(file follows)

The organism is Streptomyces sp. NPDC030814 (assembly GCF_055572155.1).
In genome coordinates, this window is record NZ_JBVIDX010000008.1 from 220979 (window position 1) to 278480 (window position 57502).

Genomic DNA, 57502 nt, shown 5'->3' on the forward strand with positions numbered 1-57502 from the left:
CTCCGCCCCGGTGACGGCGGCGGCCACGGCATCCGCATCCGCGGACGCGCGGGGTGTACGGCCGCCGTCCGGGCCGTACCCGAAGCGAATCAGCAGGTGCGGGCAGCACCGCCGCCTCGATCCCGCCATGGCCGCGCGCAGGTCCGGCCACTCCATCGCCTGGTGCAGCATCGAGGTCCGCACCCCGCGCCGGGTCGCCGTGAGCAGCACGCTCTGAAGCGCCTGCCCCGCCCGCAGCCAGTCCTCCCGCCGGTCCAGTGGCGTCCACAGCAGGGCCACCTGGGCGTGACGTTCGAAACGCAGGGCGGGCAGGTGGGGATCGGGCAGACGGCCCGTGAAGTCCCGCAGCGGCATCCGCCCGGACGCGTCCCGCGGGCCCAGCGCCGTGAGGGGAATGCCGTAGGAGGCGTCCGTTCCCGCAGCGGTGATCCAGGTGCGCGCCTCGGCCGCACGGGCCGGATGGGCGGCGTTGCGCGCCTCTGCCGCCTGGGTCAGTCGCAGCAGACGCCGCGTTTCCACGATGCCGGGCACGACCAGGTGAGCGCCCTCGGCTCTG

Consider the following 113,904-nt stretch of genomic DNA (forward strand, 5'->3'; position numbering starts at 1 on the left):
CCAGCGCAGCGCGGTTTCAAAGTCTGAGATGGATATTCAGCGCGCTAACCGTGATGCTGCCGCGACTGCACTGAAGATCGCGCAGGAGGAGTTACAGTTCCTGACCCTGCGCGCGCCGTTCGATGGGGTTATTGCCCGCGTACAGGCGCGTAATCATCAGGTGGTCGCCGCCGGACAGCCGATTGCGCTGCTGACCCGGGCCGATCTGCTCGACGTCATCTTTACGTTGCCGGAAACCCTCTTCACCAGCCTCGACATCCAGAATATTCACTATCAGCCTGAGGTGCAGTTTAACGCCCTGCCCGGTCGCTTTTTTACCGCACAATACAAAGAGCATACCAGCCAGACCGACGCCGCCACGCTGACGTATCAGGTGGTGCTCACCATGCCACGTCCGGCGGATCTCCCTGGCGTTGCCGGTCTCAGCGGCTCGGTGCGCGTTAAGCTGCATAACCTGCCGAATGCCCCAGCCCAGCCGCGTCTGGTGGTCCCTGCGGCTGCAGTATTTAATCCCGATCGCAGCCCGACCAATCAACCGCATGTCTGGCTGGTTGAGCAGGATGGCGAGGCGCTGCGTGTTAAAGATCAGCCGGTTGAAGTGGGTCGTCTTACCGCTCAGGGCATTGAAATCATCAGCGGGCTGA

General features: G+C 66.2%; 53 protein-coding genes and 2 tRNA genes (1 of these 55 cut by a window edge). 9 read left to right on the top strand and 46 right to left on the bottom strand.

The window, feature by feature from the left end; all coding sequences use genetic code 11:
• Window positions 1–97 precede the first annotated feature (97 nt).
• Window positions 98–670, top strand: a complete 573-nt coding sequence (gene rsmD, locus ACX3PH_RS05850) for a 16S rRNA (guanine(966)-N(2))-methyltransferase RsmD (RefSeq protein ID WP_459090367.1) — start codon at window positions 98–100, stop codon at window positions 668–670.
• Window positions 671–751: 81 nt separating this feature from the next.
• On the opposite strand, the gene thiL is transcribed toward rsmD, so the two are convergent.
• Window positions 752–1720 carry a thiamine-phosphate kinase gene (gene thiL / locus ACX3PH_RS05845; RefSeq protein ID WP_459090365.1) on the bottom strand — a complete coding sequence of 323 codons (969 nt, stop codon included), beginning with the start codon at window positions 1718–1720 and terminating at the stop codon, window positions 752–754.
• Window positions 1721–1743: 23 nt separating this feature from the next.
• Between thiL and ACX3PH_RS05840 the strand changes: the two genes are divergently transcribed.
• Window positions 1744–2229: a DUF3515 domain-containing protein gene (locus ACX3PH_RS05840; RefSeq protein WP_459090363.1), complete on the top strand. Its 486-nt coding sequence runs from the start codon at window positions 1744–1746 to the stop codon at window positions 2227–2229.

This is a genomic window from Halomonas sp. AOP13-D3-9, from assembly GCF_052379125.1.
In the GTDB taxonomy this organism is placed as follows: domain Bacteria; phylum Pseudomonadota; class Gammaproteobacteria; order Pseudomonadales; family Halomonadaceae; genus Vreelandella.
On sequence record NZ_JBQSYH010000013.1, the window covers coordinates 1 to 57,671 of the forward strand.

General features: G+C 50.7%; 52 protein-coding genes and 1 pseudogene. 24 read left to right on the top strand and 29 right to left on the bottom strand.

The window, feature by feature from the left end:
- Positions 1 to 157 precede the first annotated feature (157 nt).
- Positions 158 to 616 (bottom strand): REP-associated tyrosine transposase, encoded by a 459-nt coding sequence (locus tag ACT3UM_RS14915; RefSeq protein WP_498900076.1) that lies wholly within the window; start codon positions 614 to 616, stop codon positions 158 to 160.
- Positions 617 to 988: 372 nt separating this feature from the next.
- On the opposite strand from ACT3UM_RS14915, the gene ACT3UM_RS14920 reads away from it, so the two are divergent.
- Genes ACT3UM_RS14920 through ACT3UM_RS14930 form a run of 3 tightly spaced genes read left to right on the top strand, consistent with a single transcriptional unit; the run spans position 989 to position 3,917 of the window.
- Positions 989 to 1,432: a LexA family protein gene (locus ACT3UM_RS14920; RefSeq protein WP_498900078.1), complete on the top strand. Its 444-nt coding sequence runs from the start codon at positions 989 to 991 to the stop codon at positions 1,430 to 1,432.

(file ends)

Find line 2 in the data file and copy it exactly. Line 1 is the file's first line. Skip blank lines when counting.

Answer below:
In genome coordinates, this window is record NZ_JBVIDX010000008.1 from 220979 (window position 1) to 278480 (window position 57502).